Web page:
Plex is a server-client solution for the delivery of your media. Now don’t let this turn you off this product as I believe it one of the best interfaces I have come across especially with the ability to fit into different ecosystems. They describe it as “a complete media solution” and even go a bit further to say “experience your media on a visually stunning, easy to use interface on your computer or Home Theater PC. Your media has never looked this good!” I agree as far as the visual media goes. While I love my TV and movies I can not for the life of me understand why you need a TV to listen to music. I don’t consider music videos to be music. So, I have never looked at the music side of it and at this time don’t intend to.
The Server Side
Let’s begin with the server side of this equation. It is simply a device running some specialised software that feeds your media out to clients. You can access the server download here. There is no issue with having both the Plex Media Server and the Plex Media Center Client on the one machine, if appropriate. So back to the server side. Plex Server can be installed on Windows, Mac, Linux and various Network Attached Storage (NAS) devices. Each of these devices have their advantages and disadvantages. I personally love the ability to have it running on a low energy consumption, large storage, multiple usage device. In my case a Synology NAS unit. The limitations that come with this choice is the ability to transcode media files (change them to a playable format for your device of choice). Processing power is required for this – something that most NAS devices simply do not have. Creating an effective workflow for your media files will overcome this though. What do I mean by workflow – well knowing what format you need your media in to be able to be played on your range of devices and having it in that format.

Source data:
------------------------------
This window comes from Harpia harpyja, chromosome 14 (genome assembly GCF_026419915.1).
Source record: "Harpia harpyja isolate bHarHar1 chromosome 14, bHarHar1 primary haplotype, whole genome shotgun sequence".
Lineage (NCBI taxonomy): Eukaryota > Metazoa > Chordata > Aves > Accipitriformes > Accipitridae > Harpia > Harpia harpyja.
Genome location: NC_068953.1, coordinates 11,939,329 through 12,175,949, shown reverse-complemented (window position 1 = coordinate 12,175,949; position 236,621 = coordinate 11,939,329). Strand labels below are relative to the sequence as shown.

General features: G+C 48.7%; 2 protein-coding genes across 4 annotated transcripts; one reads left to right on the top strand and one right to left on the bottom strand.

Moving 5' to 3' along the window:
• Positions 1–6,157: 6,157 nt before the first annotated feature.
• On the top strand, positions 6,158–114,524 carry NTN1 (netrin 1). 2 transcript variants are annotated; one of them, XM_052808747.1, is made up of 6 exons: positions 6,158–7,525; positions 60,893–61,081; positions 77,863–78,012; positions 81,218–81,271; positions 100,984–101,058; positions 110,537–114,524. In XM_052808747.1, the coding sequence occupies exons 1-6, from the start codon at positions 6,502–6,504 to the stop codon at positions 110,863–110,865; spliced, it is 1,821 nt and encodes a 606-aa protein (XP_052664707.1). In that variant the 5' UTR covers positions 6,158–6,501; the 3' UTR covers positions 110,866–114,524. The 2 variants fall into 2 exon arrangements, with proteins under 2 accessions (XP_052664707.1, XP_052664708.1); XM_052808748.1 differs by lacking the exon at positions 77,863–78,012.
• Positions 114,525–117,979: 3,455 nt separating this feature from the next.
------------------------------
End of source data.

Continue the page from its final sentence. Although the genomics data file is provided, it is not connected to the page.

I have tried the server component on a Mac Mini running both OSX and Windows 7 and found in both cases it worked great, This device had good processing power, low energy consumption but I was limited by the storage available on this device. Running it on a larger Windows based PC gave me the increased storage options but resulted in increased energy consumption . This is something you will have to look at for your situation. There is an obvious balancing act that needs to be navigated between storage size, power consumption, computer size and processing power. In my case I said why have a NAS and a computer running when I can achieve what I need with a bit of planning regarding the files? The NAS wins out. Also some of these modern NAS boxes are now coming out with enough grunt to do a lot of work and their processing power is increasing.
The backend of your system is controlled via a web based interface. It is simple to use allowing you to group your media together how you want it delivered to your TV. It also has the ability to go out and get the meta-data required for your media. You know all that information and the pretty pictures that go with it. Cost of this software for the backend – Free. I have to point out here you can also use it for your home videos, photos, some internet based video channels and music files as well.
Playing Your Media
Lets start with the least impressive feature. It has a built in DLNA server so at it’s most simple if you have a network TV with DLNA capabilities you can watch you media. The DLNA interface is not what I would call impressive. Simple, text based and usable.